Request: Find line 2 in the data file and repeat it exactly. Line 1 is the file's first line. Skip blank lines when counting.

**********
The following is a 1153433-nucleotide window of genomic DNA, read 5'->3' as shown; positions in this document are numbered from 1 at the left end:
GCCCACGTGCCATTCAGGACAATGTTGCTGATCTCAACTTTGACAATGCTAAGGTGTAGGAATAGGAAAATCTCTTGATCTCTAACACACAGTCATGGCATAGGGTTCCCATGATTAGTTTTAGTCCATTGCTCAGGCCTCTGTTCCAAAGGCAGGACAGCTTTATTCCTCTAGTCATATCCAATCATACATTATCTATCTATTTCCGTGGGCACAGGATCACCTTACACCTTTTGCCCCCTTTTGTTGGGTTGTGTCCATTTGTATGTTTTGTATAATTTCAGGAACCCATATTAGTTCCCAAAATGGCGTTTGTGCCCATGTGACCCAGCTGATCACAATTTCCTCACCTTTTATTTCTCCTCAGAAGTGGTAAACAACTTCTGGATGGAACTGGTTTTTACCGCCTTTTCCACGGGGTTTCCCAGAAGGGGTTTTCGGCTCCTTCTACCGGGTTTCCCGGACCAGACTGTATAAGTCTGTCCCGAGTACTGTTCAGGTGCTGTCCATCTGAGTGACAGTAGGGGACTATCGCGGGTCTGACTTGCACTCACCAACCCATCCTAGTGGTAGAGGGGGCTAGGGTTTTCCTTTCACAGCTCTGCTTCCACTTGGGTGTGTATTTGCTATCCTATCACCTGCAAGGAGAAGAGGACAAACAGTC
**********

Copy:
GCCCACGTGCCATTCAGGACAATGTTGCTGATCTCAACTTTGACAATGCTAAGGTGTAGGAATAGGAAAATCTCTTGATCTCTAACACACAGTCATGGCATAGGGTTCCCATGATTAGTTTTAGTCCATTGCTCAGGCCTCTGTTCCAAAGGCAGGACAGCTTTATTCCTCTAGTCATATCCAATCATACATTATCTATCTATTTCCGTGGGCACAGGATCACCTTACACCTTTTGCCCCCTTTTGTTGGGTTGTGTCCATTTGTATGTTTTGTATAATTTCAGGAACCCATATTAGTTCCCAAAATGGCGTTTGTGCCCATGTGACCCAGCTGATCACAATTTCCTCACCTTTTATTTCTCCTCAGAAGTGGTAAACAACTTCTGGATGGAACTGGTTTTTACCGCCTTTTCCACGGGGTTTCCCAGAAGGGGTTTTCGGCTCCTTCTACCGGGTTTCCCGGACCAGACTGTATAAGTCTGTCCCGAGTACTGTTCAGGTGCTGTCCATCTGAGTGACAGTAGGGGACTATCGCGGGTCTGACTTGCACTCACCAACCCATCCTAGTGGTAGAGGGGGCTAGGGTTTTCCTTTCACAGCTCTGCTTCCACTTGGGTGTGTATTTGCTATCCTATCACCTGCAAGGAGAAGAGGACAAACAGTC